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Corporate Governance Community

Three Things We Learned About Corporate Governance in 2020

Author: Beatriz Araujo, Jo Hewitt and Brent Esler of Baker McKenzie

Published: 07 Dec 2020

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This challenging year was an inflection point for companies from a corporate governance perspective. As we look towards 2021, we reflect on key learnings from 2020.

1. Directors Duties are Evolving

The EU’s determination to foster sustainable corporate governance and accountability was signaled by a Study on Directors’ Duties and Sustainable Corporate Governance, followed by a Consultation on Sustainable Corporate Governance. These are expected to inform legislative proposals in 2021 for an EU wide framework that has a greater balance of company and stakeholder interests. This is unlikely to affect UK companies following Brexit but it will be interesting to see if the UK voluntarily aligns with any EU legislative changes.

2020 also saw companies starting to report on their directors' approach to section 172 Companies Act 2006. This requirement, introduced for financial years starting on or after 1 January 2019, requires directors of ‘large’ or publicly traded companies to include a statement in their strategic report describing how they have had regard to matters set out in section 172 of the Companies Act. The increased transparency arising from such reporting obligations encouraged boards to review how decisions are made and consider how stakeholder interests can be embedded in decision making. A number of companies embarked on exercises to methodically map stakeholders, review engagement methods and assess the impact of such engagement on decision making. The FRC provided a helpful commentary on these statements in their Review of Corporate Governance Reporting.

2. COVID-19 and Increased Stakeholder Scrutiny

Companies were expected to react to the COVID-19 pandemic in pro-social ways and public scrutiny of their treatment of employees and stakeholders increased. Companies were ‘called out’ by media outlets for paying dividends whist simultaneously making redundancies or availing of government stimulus. COVID-19 was not the only humanitarian issue that forced companies to re-think governance structures. The Black Lives Matter Movement put a spotlight on racial inequalities in society and we saw companies affirm their position on diversity and inclusion.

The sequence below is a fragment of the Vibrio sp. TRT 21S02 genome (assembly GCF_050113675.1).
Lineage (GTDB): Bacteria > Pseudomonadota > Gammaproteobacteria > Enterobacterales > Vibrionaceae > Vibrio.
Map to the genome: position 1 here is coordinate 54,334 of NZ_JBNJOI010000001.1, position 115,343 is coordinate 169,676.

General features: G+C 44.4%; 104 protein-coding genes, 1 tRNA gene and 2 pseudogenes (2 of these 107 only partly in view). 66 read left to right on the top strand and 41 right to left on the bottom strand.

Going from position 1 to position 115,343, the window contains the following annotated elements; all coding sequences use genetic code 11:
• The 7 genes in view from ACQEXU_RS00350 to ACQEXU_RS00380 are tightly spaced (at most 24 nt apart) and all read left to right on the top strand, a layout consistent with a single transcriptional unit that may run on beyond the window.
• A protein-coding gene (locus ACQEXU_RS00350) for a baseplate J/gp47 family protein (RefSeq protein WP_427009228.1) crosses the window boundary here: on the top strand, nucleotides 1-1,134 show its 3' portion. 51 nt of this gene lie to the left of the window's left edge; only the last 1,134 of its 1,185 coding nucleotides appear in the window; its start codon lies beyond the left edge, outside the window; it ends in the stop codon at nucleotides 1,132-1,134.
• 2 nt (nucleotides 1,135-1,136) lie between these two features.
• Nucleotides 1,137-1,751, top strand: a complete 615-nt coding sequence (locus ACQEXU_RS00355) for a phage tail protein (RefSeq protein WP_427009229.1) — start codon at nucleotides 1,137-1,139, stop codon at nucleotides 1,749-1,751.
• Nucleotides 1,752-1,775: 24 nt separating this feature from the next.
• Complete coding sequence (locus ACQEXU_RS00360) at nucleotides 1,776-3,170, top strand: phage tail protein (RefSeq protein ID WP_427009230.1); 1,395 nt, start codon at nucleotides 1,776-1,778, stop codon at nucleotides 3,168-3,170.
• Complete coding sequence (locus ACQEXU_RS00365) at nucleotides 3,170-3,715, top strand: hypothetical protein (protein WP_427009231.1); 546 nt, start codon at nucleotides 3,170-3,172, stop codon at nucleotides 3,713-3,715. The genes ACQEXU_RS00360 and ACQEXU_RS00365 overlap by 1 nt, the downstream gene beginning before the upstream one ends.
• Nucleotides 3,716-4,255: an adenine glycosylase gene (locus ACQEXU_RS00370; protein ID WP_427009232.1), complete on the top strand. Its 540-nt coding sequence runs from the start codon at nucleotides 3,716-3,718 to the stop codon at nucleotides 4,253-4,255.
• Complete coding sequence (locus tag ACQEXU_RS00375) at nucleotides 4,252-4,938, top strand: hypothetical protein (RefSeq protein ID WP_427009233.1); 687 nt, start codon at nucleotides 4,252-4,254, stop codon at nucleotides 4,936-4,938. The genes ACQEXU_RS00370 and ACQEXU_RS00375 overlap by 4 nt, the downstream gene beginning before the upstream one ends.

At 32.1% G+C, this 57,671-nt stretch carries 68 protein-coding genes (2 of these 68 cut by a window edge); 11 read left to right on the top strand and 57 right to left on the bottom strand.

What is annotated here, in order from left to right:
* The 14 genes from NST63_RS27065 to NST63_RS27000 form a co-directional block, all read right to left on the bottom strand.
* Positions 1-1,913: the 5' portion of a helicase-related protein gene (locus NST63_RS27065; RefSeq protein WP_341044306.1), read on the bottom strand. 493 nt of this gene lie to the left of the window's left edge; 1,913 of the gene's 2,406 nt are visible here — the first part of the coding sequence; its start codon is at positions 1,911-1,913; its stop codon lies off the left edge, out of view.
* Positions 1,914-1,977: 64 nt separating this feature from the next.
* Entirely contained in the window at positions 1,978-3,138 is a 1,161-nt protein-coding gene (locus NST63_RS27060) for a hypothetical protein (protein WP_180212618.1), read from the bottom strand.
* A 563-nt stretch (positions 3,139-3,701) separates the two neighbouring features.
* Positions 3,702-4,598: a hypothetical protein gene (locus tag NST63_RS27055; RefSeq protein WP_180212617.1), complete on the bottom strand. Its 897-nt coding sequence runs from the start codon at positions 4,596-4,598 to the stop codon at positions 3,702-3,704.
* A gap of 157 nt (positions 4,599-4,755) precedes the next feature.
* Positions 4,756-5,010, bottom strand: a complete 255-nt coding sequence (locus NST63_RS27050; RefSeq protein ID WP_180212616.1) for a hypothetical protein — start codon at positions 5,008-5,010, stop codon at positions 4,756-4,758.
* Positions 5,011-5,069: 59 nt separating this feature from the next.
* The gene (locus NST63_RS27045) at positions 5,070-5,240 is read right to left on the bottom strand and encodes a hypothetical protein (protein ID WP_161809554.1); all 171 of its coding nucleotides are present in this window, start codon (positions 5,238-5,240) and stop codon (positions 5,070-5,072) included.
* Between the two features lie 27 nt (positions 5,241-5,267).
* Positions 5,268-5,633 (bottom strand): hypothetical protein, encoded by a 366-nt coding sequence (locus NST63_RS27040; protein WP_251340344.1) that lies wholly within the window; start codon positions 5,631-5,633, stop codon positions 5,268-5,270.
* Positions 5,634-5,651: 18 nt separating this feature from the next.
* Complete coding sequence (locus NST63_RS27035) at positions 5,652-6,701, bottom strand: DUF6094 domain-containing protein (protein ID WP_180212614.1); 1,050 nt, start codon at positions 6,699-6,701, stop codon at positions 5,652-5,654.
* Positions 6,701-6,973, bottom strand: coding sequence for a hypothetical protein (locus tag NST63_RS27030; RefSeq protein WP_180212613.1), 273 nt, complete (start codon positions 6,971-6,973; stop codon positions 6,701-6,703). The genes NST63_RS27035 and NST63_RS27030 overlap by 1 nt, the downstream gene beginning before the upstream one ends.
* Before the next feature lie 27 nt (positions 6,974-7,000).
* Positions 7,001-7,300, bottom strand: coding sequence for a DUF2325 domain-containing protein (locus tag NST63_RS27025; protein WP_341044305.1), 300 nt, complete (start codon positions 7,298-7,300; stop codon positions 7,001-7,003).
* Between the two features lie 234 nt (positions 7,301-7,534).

Investors and regulators also asked companies to focus on stakeholders. Large funds such as Blackrock, State Street and Vanguard began publicly to endorse, and indeed demand, reporting on ESG risks. Further, the FRC set out reporting expectations for 2021, identifying key issues as COVID-19, Brexit, climate change and S.172 statements.

Coherent non-financial reporting will therefore be an important tool for companies to communicate good governance and its impact on stakeholders. There have been a number of developments this year that suggest we are getting closer to standardising non-financial reporting, most notably an IFRS consultation paper considering the demand for global sustainability standards and the role it might play in the development of such standards.

3. "Sustainability Strings" May Apply to State Aid

There was a push from legislatures to promote sustainable transitions such as the European Green Deal and the UK Government’s 10 Point Green Plan. Legal obligations for companies to consider their environmental impact may also be imminent. The first European Climate Law aims to enshrine into law the goal of achieving net zero greenhouse gas emissions. In September, New Zealand became the first country to introduce mandatory reporting on climate risks for large financial institutions and asset managers (in-line with TCFD on a comply or explain basis). The UK’s FCA also published a consultation paper proposing a similar new rule for listed companies.

Various commentators contend that to ‘build back better’, we need greater sustainability obligations attached to government stimulus packages. Looking forward, we foresee that stronger stakeholder governance frameworks will need to be put in place by companies to access funding, not just from governments but from financial institutions and the markets. Companies should therefore ensure that they are in a position to communicate clearly and accurately their impact on stakeholders and the environment. Expect to be audited: applications for funding and/or government stimulus should be completed carefully with a clear audit trail that identifies how funding criteria is met and how such funds are allocated.

*The views expressed are the author’s and not ICAEW’s.